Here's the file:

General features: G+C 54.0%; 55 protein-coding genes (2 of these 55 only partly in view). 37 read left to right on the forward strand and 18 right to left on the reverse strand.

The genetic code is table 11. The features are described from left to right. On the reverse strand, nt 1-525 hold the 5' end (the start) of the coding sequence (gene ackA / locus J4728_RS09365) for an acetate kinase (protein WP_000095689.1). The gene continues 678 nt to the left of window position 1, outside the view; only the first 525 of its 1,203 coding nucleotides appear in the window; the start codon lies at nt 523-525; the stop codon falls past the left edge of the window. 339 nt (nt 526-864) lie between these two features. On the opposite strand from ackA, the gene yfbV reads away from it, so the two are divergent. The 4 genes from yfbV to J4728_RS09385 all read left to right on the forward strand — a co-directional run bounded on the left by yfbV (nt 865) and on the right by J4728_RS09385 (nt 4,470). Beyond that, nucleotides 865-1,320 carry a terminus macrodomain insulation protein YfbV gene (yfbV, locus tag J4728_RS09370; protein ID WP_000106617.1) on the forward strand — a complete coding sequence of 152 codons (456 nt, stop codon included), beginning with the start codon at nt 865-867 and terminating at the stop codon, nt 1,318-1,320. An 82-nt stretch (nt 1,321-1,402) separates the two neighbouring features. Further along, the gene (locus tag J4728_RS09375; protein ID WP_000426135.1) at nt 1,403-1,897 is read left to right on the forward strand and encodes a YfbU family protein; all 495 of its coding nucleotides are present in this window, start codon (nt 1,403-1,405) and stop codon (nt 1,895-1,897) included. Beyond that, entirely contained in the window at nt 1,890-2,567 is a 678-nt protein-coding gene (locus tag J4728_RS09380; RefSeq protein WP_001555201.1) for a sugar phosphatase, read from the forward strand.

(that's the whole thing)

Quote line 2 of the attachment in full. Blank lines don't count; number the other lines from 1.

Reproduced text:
The genetic code is table 11. The features are described from left to right. On the reverse strand, nt 1-525 hold the 5' end (the start) of the coding sequence (gene ackA / locus J4728_RS09365) for an acetate kinase (protein WP_000095689.1). The gene continues 678 nt to the left of window position 1, outside the view; only the first 525 of its 1,203 coding nucleotides appear in the window; the start codon lies at nt 523-525; the stop codon falls past the left edge of the window. 339 nt (nt 526-864) lie between these two features. On the opposite strand from ackA, the gene yfbV reads away from it, so the two are divergent. The 4 genes from yfbV to J4728_RS09385 all read left to right on the forward strand — a co-directional run bounded on the left by yfbV (nt 865) and on the right by J4728_RS09385 (nt 4,470). Beyond that, nucleotides 865-1,320 carry a terminus macrodomain insulation protein YfbV gene (yfbV, locus tag J4728_RS09370; protein ID WP_000106617.1) on the forward strand — a complete coding sequence of 152 codons (456 nt, stop codon included), beginning with the start codon at nt 865-867 and terminating at the stop codon, nt 1,318-1,320. An 82-nt stretch (nt 1,321-1,402) separates the two neighbouring features. Further along, the gene (locus tag J4728_RS09375; protein ID WP_000426135.1) at nt 1,403-1,897 is read left to right on the forward strand and encodes a YfbU family protein; all 495 of its coding nucleotides are present in this window, start codon (nt 1,403-1,405) and stop codon (nt 1,895-1,897) included. Beyond that, entirely contained in the window at nt 1,890-2,567 is a 678-nt protein-coding gene (locus tag J4728_RS09380; RefSeq protein WP_001555201.1) for a sugar phosphatase, read from the forward strand.